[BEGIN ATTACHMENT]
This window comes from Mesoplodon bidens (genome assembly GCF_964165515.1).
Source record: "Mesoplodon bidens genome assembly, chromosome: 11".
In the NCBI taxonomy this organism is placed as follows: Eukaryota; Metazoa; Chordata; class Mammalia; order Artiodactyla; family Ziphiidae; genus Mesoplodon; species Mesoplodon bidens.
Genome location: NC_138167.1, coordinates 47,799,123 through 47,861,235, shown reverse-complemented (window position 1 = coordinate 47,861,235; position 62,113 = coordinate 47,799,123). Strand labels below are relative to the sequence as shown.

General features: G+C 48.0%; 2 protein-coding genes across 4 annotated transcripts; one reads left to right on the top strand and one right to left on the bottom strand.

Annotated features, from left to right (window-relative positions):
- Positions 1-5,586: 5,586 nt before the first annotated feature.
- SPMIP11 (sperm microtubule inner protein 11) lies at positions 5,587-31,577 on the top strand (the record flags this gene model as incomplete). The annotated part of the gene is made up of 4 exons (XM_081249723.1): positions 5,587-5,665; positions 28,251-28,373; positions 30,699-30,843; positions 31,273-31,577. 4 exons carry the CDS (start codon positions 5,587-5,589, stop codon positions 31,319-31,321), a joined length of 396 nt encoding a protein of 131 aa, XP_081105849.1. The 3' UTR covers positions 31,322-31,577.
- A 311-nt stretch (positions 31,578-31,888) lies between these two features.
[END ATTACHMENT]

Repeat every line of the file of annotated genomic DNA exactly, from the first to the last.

This window comes from Mesoplodon bidens (genome assembly GCF_964165515.1).
Source record: "Mesoplodon bidens genome assembly, chromosome: 11".
In the NCBI taxonomy this organism is placed as follows: Eukaryota; Metazoa; Chordata; class Mammalia; order Artiodactyla; family Ziphiidae; genus Mesoplodon; species Mesoplodon bidens.
Genome location: NC_138167.1, coordinates 47,799,123 through 47,861,235, shown reverse-complemented (window position 1 = coordinate 47,861,235; position 62,113 = coordinate 47,799,123). Strand labels below are relative to the sequence as shown.

General features: G+C 48.0%; 2 protein-coding genes across 4 annotated transcripts; one reads left to right on the top strand and one right to left on the bottom strand.

Annotated features, from left to right (window-relative positions):
- Positions 1-5,586: 5,586 nt before the first annotated feature.
- SPMIP11 (sperm microtubule inner protein 11) lies at positions 5,587-31,577 on the top strand (the record flags this gene model as incomplete). The annotated part of the gene is made up of 4 exons (XM_081249723.1): positions 5,587-5,665; positions 28,251-28,373; positions 30,699-30,843; positions 31,273-31,577. 4 exons carry the CDS (start codon positions 5,587-5,589, stop codon positions 31,319-31,321), a joined length of 396 nt encoding a protein of 131 aa, XP_081105849.1. The 3' UTR covers positions 31,322-31,577.
- A 311-nt stretch (positions 31,578-31,888) lies between these two features.